Juntos: Our Stories with Denise

March 18th, 2015

Meet Denise Piza

Denise Piza

Kyle Yeager Photography

I was the first person in my family to go to college. I didn’t go right after high school. I didn’t know anything about scholarships, or how to get support for further education. I had to figure out so much alone. That’s why Juntos is so important to me – you don’t have to negotiate the college experience alone!

Sometimes when people have a lot of pride, it’s difficult to ask for help. The Latino population in my town is very united with each other, but somewhat isolated from the school and broader community. It doesn’t come naturally for them to go to the school to ask for help with their kids. Juntos has opened a lot of doors, helping families be much more connected to the school. Parents are getting more involved, even starting their own English and GED classes.

Our school counselor has been so excited! She’s attended every session, speaking through a translator, sharing her knowledge with this group of parents for the first time. A mom came up to me after a session and said, “Thank you SO much for doing this. You took what the counselor said and brought it to my level.”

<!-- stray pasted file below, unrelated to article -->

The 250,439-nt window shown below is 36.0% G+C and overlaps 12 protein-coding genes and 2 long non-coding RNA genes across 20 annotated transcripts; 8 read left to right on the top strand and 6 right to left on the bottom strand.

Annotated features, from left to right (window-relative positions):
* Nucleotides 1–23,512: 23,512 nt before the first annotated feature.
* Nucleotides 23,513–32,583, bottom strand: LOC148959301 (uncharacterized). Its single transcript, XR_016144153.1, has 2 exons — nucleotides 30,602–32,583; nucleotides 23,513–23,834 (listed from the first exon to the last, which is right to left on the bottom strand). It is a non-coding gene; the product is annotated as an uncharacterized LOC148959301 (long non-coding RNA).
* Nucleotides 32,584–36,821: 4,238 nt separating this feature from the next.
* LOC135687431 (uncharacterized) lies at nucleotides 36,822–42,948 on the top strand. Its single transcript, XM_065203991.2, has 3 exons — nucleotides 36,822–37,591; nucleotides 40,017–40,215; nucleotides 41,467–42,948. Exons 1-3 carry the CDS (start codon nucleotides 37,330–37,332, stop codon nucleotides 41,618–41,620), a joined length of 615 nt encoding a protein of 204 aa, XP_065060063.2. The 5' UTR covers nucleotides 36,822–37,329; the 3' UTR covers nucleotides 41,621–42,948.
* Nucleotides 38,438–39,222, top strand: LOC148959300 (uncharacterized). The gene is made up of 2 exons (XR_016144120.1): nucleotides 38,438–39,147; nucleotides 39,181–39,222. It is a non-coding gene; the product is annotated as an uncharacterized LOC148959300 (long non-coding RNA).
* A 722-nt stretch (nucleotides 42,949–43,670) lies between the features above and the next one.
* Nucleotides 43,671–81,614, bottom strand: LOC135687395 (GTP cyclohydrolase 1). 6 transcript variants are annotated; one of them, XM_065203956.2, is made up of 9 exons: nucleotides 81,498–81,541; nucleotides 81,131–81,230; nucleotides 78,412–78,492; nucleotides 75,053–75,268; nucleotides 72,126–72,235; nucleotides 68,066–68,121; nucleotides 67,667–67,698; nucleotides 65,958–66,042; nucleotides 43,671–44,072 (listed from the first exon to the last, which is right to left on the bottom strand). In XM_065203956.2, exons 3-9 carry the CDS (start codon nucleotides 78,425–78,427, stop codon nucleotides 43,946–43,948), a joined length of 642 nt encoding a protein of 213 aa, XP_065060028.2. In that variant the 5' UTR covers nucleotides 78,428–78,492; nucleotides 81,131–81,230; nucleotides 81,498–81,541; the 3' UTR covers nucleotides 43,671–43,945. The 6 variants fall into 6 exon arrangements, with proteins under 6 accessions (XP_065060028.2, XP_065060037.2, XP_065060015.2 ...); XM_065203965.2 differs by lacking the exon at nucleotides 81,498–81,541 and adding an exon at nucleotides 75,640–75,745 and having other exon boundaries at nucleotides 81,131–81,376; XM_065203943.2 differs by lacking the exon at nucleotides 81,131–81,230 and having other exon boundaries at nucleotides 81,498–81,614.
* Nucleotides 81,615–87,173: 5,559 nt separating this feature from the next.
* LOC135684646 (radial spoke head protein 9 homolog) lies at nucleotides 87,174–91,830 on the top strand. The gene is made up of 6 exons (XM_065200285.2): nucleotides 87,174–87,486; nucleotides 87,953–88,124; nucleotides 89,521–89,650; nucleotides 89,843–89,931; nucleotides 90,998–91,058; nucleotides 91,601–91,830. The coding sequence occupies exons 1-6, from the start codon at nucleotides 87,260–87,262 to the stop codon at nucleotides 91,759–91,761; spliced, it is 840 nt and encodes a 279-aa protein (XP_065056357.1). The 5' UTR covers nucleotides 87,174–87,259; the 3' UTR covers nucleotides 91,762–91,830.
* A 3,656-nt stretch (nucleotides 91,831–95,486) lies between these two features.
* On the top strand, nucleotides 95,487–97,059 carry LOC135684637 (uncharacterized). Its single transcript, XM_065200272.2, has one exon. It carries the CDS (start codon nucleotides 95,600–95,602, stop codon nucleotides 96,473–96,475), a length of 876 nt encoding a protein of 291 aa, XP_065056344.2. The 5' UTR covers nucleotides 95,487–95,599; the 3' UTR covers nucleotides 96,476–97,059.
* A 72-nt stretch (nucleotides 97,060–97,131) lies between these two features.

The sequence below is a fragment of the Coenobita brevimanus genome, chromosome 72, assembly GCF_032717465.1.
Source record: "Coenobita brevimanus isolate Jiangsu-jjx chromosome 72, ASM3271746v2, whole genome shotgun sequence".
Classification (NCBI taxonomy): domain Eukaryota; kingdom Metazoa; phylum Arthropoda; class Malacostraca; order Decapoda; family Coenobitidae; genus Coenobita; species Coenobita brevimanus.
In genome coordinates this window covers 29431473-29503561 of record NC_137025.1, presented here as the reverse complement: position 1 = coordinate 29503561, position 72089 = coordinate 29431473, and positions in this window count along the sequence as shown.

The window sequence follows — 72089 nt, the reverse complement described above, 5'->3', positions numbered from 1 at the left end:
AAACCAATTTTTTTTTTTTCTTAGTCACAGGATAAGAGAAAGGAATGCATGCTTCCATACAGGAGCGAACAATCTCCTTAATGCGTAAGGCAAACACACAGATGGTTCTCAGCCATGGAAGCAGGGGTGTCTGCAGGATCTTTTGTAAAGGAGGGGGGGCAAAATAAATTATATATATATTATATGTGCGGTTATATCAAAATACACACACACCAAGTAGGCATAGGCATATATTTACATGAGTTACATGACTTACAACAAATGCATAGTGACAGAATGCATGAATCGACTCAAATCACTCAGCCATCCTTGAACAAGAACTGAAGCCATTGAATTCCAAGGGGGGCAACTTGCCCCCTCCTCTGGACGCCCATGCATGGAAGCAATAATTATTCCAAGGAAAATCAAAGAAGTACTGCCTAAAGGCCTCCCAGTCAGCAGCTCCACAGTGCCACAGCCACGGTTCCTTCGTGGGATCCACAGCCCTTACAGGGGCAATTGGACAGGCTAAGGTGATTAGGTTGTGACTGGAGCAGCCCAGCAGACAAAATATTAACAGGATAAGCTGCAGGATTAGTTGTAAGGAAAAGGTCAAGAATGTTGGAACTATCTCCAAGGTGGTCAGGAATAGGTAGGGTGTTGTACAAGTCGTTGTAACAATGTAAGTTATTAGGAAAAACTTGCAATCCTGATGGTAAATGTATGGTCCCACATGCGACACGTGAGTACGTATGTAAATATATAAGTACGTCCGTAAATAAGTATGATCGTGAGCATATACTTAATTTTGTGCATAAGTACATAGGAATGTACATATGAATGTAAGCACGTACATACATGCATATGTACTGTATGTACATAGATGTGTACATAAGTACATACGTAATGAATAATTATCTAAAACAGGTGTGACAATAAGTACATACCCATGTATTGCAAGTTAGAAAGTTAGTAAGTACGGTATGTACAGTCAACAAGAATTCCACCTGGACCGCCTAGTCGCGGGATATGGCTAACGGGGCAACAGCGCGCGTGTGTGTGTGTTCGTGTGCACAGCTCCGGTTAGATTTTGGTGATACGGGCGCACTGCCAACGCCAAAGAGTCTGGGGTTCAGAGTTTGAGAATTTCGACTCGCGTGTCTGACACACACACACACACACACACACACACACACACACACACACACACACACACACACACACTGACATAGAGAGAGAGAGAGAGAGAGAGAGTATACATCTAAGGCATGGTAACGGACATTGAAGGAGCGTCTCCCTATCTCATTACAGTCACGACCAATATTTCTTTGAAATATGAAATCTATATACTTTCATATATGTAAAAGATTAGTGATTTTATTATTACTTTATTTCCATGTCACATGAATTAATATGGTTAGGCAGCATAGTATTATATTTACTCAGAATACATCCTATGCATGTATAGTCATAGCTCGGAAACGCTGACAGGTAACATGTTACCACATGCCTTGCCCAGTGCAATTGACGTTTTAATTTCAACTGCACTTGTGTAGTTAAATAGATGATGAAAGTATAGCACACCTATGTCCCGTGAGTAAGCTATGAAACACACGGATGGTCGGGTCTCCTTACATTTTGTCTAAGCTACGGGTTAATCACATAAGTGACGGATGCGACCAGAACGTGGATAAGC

Juntos meets the people in their own language. Being able to tailor it to the community with different languages is key (Juntos has Spanish, English, and even Native American programs in Warm Springs). Having a shared experience with other similar families is so powerful because people are more at ease, and it’s not as threatening.

Every parent has the desire and motivation for their kids to do well; they just don’t always know where to start. I wish my own parents had had Juntos to help me. This should be happening in every Oregon community.

 

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